Netflix has given spoiler lovers reason to rejoice. The streaming media giant has launched a new site, “Living With Spoilers,” as part of its promotion campaign that removes the stigma of spoiling TV shows ahead of the fall premiere season. Moreover, the site features a quiz about which type of “Spoiler” viewers are, such as a “Clueless Spoiler,” who is oblivious to the fact that he or she has spoiled the ending of a movie or TV show for someone else. It also has a number of spoiler video clips, which viewers can watch, enjoy, and comment on, such as the end of Lost, Breaking Bad, Kill Bill, and The Hunger Games.
Netflix’s model actually encourages spoilers because it puts an entire series online at once and users watch at their own discretion. Therefore, one person may binge watch an entire season or series in a few days time, while others watch at a more measured pace. This feature can make it difficult for people to chat with one another about their favorite shows. This new site may be a way to encourage communication among fans who have all watched the same show and are excited to share their thoughts and opinions in a safe place.
Netflix’s launch of the “Living With Spoilers” site is also part of a promotion the company is running to help kick off the fall 2014 TV season. The streaming service has also commissioned a survey about viewers’ changing attitudes regarding TV, and found that people care less about spoilers–either giving or receiving them–than they have in the past. According to the recent survey, approximately 20 percent of Americans contend it is OK to share plot twists right after they are viewed, and an overwhelming proportion of respondents (94 percent) said they will not stop watching a TV series even if they hear a spoiler. This news should certainly have spoiler lovers rejoicing. Others respondents surveyed said they become more interested in watching a show they did not plan to watch if they hear a spoiler (13 percent), though 54 percent still said that if people are talking about plot twists, they should use some sort of coded language.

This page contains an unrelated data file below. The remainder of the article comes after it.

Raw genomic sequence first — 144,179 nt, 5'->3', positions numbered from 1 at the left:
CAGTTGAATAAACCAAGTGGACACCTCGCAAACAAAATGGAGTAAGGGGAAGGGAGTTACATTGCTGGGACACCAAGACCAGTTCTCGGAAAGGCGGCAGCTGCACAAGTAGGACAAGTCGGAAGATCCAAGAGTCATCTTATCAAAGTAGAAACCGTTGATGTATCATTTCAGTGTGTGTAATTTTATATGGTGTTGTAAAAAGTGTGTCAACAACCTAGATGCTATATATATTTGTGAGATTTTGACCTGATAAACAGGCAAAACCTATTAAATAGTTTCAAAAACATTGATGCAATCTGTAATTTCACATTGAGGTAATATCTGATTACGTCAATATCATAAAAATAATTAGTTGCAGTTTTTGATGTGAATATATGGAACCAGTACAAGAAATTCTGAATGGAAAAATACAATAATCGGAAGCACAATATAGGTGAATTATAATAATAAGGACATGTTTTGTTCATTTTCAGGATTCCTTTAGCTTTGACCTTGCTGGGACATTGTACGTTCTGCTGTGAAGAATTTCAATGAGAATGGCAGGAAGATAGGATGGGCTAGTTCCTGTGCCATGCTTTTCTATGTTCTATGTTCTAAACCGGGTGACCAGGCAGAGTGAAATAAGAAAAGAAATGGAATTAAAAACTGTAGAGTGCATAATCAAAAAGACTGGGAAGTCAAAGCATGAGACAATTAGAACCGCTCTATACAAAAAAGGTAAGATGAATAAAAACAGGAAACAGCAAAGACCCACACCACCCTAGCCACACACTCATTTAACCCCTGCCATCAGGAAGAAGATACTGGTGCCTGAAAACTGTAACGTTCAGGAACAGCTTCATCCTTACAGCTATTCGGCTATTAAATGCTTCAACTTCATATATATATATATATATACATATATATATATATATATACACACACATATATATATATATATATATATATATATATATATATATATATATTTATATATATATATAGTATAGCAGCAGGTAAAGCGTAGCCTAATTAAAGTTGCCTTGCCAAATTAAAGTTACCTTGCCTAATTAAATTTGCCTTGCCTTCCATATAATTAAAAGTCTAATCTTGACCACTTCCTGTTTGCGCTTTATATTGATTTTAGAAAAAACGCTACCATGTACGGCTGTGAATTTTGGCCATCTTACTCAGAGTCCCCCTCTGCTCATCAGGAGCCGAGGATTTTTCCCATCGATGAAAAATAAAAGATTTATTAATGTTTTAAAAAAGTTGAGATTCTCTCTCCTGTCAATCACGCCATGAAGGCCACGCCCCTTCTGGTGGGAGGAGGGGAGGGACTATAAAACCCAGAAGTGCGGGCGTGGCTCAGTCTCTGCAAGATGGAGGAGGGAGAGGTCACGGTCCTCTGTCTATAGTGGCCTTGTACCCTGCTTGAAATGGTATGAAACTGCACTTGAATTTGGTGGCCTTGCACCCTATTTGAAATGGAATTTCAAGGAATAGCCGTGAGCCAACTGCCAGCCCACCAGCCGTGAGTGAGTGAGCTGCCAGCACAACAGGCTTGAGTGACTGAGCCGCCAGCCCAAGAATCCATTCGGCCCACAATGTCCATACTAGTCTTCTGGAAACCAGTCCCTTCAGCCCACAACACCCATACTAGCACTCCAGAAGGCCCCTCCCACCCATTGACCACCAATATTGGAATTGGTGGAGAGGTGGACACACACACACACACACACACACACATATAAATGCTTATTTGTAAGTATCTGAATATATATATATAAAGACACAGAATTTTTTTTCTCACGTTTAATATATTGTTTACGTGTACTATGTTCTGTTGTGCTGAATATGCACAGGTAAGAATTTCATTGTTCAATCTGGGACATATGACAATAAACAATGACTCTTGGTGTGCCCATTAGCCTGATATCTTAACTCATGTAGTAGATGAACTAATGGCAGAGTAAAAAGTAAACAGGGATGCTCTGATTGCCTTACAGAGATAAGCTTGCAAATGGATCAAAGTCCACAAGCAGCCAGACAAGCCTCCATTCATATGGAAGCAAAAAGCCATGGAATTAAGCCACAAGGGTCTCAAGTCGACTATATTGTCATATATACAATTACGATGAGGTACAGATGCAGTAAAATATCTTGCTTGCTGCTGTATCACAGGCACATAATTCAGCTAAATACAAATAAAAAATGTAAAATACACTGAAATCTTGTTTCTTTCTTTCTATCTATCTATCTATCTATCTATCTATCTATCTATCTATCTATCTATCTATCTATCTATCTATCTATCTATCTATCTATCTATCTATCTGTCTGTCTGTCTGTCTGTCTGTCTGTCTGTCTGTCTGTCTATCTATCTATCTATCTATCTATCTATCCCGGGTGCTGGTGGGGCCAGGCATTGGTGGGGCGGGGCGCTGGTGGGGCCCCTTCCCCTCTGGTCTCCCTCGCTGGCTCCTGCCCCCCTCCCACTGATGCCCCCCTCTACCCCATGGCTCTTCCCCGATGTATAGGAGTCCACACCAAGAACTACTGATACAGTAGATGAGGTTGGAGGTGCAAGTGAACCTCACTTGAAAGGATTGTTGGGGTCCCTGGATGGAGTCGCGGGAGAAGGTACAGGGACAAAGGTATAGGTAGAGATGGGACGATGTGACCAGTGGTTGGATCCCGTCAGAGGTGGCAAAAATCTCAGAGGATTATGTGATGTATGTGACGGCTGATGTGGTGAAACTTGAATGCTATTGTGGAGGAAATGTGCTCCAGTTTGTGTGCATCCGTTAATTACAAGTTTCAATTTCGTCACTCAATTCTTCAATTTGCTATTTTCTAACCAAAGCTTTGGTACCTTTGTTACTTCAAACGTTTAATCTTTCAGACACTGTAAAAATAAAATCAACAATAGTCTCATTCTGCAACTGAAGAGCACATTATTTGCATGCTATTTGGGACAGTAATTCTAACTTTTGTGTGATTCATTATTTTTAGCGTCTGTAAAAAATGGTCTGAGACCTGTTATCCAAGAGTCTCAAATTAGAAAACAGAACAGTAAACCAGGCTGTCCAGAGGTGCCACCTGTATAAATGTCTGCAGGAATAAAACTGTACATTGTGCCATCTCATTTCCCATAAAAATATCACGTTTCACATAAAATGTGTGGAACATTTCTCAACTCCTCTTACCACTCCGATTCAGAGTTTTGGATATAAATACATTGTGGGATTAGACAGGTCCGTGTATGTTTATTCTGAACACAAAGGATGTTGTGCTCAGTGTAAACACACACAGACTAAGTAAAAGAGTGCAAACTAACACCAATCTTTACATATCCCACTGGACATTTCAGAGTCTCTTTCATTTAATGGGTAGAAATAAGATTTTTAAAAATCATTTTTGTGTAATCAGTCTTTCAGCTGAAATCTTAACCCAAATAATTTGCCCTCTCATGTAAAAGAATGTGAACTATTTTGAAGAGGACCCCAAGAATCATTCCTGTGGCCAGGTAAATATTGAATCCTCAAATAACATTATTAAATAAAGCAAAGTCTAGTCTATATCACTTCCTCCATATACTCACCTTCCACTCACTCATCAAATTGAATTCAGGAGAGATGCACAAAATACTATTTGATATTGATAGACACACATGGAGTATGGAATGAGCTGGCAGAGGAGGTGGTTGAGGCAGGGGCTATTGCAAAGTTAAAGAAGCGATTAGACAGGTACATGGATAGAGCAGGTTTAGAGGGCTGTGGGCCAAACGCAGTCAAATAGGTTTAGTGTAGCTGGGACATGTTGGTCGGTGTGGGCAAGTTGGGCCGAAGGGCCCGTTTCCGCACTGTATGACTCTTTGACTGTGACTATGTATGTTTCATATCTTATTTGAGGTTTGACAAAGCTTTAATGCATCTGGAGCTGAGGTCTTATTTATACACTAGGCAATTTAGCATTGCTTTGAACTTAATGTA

The whole perception of spoilers has changed over time. Originally, they were viewed as counterproductive or “show killers.” However, now just the opposite is true. Spoilers can be good promotion for shows. They can help draw new viewers in and display the vested interest of fans in a show, movie, etc. Presently, spoilers are literally viewed as recruitment and promotion tools within the entertainment industry.
The results of Netflix’s online survey, which was conducted in the U.S. last month by market researcher Harris Interactive, are proof of the massive shift television viewing habits are undergoing, due in large part to streaming services like Netflix, Amazon Prime Instant Video, Hulu, and YouTube. The time consumers spend each month watching video on the Internet is up 64 percent for 2014, according to Nielsen. As a sidenote, Nielsen bought Harris Interactive earlier this year.
Netflix has spoiler lovers rejoicing with the launch of their new “Living With Spoilers” website. As many observers consider television to be in a “new golden age,” TVs, tablets, and desktops are jam-packed with an abundance of good programming from a variety of sources, thanks in part to technology and services that allow viewers to watch on their own terms. Netflix and other streaming services are spending more money on original programming, and they are also releasing content a season or series at one time to let consumers binge-watch an entire show in one weekend. For instance, Amazon will release the entire first season of Transparent, which is a new comedy-drama starring Jeffrey Tambor, exclusively to its Amazon Prime subscribers on Sept. 27, 2014. This new model was proven very successful with Netflix breakout hits, Orange Is the New Black and House of Cards.
As streaming services and the entertainment industry faces a new frontier, the golden era of TV and countless movie options will be available on Netflix and other similar streaming outlets. It is all part of Netflix’s mission to provide consumers with a variety of viewing options and interactive perks that will allow spoilers lovers as well as other viewers to rejoice.
By Leigh Haugh
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